Category Archives: Volunteer Bloggers

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Speaking My Truth In My Own Words

At the start of this month, Chrissy Teigen shared with the world the loss of her son at 20 weeks. She literally posted black and white photos, speaking truth to her experience. Photos that spoke volumes without any words with her face wet with tears and grimaced in pain.  Prior to this painful loss, she has been vocal about her fertility treatment in the past, but what was different about this pregnancy was it was unexpected for the couple. She conceived naturally. She recently revealed her pregnancy joy with us on social media. She is high risk so she was on bed rest. She was very in tune with her medical needs and following doctor’s orders. But even when we do our best to protect the life inside of us, our journey takes another turn towards a path of loss and pain.

I learned a lot about pregnancy on my fertility journey, and one profound fact is that there is still mystery in conception. It is true that so much medical advancements have been made in this field, but there is still so much to research and discover about conception and pregnancy. When I was actively going through treatment, I had to free up my schedule. I had to be ready when my body was ready, when that one follicle released an egg. My doctor told me that there is a 24 hour window and if missed, we go back to the drawing board. And even if we do it right, checking off everything on the to-do list, it’s a 2 week waiting game. If the egg and sperm fertilize, there is no way of knowing if the fertilized egg will implant and if my body will accept it or reject it. And if after the two week wait reveals a negative beta test, there is still the unknown of the why.

When I had my son, I recall people telling me that my efforts would improve on conceiving the next one. That somehow the flood gates would open up and I would become a baby factory. I made a quick decision after my son’s birth not to start birth control and let nature happen. Unfortunately, after a year, I did not conceive on my own and had to return to Shady Grove Fertility. This is referred to as secondary infertility. This time my doctor focused on treating PCOS and within a few months, I was pregnant. This was exciting news and it came right before Christmas. I remember when I went in after the new year for our 6 week ultrasound. We heard the heartbeat, but I do recall that there was a readjustment on the conception date because the fetus measured smaller. But other than that, we left the appointment elated. At our scheduled 10 week appointment, unfortunately, there was no heartbeat and there was very little growth from the previous appointment. This is referred to as spontaneous abortion. My body detected something was wrong. We opted out of the culture test to determine “the why”, but I recall for several days Googling possible reasons why I miscarried. Along the way, I started to focus on my loss and how to grieve.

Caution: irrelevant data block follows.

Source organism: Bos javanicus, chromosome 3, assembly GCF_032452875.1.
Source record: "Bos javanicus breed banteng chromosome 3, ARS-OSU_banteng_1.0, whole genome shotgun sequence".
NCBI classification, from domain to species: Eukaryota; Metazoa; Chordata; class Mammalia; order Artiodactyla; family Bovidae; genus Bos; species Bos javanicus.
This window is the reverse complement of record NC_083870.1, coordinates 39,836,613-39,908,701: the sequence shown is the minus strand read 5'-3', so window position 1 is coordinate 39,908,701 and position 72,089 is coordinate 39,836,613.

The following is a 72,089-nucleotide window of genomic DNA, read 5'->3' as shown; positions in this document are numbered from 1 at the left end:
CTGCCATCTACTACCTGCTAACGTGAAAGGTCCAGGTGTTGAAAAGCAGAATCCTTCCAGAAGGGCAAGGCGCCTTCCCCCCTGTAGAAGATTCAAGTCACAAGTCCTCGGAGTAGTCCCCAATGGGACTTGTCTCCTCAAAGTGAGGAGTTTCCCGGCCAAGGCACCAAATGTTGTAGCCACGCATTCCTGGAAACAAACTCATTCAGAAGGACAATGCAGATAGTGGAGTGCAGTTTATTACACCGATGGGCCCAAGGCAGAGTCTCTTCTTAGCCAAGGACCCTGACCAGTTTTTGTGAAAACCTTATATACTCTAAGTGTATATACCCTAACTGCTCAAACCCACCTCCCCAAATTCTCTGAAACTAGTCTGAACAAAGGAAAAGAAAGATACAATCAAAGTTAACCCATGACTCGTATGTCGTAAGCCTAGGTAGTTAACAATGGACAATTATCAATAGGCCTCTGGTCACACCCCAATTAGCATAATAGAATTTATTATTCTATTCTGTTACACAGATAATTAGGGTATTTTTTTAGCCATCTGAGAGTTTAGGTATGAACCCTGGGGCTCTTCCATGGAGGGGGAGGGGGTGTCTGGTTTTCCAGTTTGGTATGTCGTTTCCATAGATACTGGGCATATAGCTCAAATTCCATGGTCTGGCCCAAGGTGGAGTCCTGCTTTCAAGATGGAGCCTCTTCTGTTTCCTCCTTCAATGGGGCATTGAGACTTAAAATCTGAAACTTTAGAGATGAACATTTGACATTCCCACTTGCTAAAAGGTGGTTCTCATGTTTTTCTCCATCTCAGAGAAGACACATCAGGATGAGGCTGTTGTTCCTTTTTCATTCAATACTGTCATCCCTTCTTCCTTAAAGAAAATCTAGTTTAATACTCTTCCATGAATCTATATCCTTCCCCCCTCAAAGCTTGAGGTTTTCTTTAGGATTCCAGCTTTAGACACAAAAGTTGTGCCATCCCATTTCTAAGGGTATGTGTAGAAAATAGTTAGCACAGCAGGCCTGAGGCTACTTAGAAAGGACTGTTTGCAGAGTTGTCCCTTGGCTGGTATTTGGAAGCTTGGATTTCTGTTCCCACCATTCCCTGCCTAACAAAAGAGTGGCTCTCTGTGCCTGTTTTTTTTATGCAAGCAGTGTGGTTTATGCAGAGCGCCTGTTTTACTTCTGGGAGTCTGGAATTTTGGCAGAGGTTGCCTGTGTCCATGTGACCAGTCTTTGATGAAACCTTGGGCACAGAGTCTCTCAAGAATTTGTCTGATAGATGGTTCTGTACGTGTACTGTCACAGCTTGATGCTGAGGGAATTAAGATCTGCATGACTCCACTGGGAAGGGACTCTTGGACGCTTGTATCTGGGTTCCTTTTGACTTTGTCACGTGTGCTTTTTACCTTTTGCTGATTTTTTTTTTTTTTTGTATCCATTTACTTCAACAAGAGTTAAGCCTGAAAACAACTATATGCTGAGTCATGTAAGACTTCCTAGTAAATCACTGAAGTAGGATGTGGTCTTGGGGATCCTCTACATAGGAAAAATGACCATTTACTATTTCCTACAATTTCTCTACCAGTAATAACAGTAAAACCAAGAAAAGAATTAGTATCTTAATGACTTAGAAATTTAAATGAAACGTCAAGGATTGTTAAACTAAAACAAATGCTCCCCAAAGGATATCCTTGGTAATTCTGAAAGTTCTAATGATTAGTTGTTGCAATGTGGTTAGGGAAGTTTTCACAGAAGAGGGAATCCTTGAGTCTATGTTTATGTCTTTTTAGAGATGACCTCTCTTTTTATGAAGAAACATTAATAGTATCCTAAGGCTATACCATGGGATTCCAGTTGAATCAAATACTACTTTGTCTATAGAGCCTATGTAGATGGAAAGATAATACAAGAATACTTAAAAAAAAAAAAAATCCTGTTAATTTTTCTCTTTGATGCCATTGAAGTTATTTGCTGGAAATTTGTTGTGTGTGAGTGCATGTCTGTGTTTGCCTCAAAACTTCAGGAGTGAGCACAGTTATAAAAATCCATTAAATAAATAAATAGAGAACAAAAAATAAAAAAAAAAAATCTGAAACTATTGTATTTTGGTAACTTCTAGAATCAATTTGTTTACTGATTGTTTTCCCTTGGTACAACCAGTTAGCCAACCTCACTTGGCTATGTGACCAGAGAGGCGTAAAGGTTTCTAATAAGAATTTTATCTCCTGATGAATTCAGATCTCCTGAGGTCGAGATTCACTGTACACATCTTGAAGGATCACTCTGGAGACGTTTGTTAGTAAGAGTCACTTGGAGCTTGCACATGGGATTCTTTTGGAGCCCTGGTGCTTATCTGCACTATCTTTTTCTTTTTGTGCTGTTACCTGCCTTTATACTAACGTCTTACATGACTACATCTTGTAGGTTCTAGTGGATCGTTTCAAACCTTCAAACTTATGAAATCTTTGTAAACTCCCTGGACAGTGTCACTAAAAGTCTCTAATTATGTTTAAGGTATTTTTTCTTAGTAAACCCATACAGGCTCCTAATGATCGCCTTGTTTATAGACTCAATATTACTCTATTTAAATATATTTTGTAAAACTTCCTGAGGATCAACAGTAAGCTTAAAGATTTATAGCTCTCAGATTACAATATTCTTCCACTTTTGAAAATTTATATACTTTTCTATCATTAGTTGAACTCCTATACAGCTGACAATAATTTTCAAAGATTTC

No one has the answers. Not Politicians. Not Doctors. Not Google. There is not one experience. We have to share our journeys both good and painful so that we can be treated with respect and compassion. In my experience, I felt in control of my body and my decisions, and I was surrounded with a strong support system that included my doctors, family, and friends. Right now I empathize with Chrissy and the loss of her son Jack, and I pray that she will find peace within her pain and find strength and support from her family and friends.


Category : Tracy , Volunteer Bloggers

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New Path

My husband said to me the other day that he is feeling stressed. My husband is the most optimistic person I know, so if he says he’s stressed then I know something is really bugging him. 

We have both been feeling the weight of the pandemic. It took a while, but it’s starting to hit us harder. I was pregnant for the beginning of it. He had just started working from home and we were busy with our toddler. I had doctor’s visits to go to. We were constantly talking about what it was going to be like when the new baby came, so even though we had begun isolating, life seemed “busy.”